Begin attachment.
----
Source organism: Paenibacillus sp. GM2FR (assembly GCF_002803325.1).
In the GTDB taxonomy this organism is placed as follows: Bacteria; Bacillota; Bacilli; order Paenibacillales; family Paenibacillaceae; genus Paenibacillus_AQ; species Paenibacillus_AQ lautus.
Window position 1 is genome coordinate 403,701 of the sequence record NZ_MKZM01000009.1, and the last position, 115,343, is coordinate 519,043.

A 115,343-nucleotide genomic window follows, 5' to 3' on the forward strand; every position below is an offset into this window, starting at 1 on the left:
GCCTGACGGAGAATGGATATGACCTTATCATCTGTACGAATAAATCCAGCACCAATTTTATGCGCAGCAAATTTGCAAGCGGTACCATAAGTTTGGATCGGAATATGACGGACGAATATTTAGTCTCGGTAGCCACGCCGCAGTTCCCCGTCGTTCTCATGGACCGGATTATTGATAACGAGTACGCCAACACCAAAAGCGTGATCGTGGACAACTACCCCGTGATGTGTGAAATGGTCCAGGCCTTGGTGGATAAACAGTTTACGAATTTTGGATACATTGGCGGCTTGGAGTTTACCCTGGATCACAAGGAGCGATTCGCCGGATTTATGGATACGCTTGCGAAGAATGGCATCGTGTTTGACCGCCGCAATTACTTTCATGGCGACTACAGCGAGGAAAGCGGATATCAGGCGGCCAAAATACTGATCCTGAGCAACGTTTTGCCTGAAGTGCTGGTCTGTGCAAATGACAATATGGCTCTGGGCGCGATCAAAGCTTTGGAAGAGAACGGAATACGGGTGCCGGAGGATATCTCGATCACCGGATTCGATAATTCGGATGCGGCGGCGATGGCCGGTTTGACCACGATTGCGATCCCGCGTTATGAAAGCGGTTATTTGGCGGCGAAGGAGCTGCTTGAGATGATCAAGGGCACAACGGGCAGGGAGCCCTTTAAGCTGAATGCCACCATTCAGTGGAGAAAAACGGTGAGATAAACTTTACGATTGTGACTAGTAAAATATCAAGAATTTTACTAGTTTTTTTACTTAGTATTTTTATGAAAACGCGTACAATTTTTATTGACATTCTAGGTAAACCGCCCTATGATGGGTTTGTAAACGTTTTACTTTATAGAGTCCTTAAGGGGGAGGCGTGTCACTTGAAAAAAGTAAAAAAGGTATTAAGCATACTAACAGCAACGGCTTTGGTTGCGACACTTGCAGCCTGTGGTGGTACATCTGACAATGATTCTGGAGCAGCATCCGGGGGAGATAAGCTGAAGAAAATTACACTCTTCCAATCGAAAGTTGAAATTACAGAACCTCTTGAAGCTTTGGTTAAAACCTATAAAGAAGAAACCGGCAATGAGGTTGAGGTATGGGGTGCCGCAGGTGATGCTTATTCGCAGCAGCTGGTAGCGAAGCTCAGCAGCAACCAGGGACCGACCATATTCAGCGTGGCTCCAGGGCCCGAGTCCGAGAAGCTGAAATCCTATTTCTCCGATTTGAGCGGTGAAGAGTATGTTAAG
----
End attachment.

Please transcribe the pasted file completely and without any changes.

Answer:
Source organism: Paenibacillus sp. GM2FR (assembly GCF_002803325.1).
In the GTDB taxonomy this organism is placed as follows: Bacteria; Bacillota; Bacilli; order Paenibacillales; family Paenibacillaceae; genus Paenibacillus_AQ; species Paenibacillus_AQ lautus.
Window position 1 is genome coordinate 403,701 of the sequence record NZ_MKZM01000009.1, and the last position, 115,343, is coordinate 519,043.

A 115,343-nucleotide genomic window follows, 5' to 3' on the forward strand; every position below is an offset into this window, starting at 1 on the left:
GCCTGACGGAGAATGGATATGACCTTATCATCTGTACGAATAAATCCAGCACCAATTTTATGCGCAGCAAATTTGCAAGCGGTACCATAAGTTTGGATCGGAATATGACGGACGAATATTTAGTCTCGGTAGCCACGCCGCAGTTCCCCGTCGTTCTCATGGACCGGATTATTGATAACGAGTACGCCAACACCAAAAGCGTGATCGTGGACAACTACCCCGTGATGTGTGAAATGGTCCAGGCCTTGGTGGATAAACAGTTTACGAATTTTGGATACATTGGCGGCTTGGAGTTTACCCTGGATCACAAGGAGCGATTCGCCGGATTTATGGATACGCTTGCGAAGAATGGCATCGTGTTTGACCGCCGCAATTACTTTCATGGCGACTACAGCGAGGAAAGCGGATATCAGGCGGCCAAAATACTGATCCTGAGCAACGTTTTGCCTGAAGTGCTGGTCTGTGCAAATGACAATATGGCTCTGGGCGCGATCAAAGCTTTGGAAGAGAACGGAATACGGGTGCCGGAGGATATCTCGATCACCGGATTCGATAATTCGGATGCGGCGGCGATGGCCGGTTTGACCACGATTGCGATCCCGCGTTATGAAAGCGGTTATTTGGCGGCGAAGGAGCTGCTTGAGATGATCAAGGGCACAACGGGCAGGGAGCCCTTTAAGCTGAATGCCACCATTCAGTGGAGAAAAACGGTGAGATAAACTTTACGATTGTGACTAGTAAAATATCAAGAATTTTACTAGTTTTTTTACTTAGTATTTTTATGAAAACGCGTACAATTTTTATTGACATTCTAGGTAAACCGCCCTATGATGGGTTTGTAAACGTTTTACTTTATAGAGTCCTTAAGGGGGAGGCGTGTCACTTGAAAAAAGTAAAAAAGGTATTAAGCATACTAACAGCAACGGCTTTGGTTGCGACACTTGCAGCCTGTGGTGGTACATCTGACAATGATTCTGGAGCAGCATCCGGGGGAGATAAGCTGAAGAAAATTACACTCTTCCAATCGAAAGTTGAAATTACAGAACCTCTTGAAGCTTTGGTTAAAACCTATAAAGAAGAAACCGGCAATGAGGTTGAGGTATGGGGTGCCGCAGGTGATGCTTATTCGCAGCAGCTGGTAGCGAAGCTCAGCAGCAACCAGGGACCGACCATATTCAGCGTGGCTCCAGGGCCCGAGTCCGAGAAGCTGAAATCCTATTTCTCCGATTTGAGCGGTGAAGAGTATGTTAAG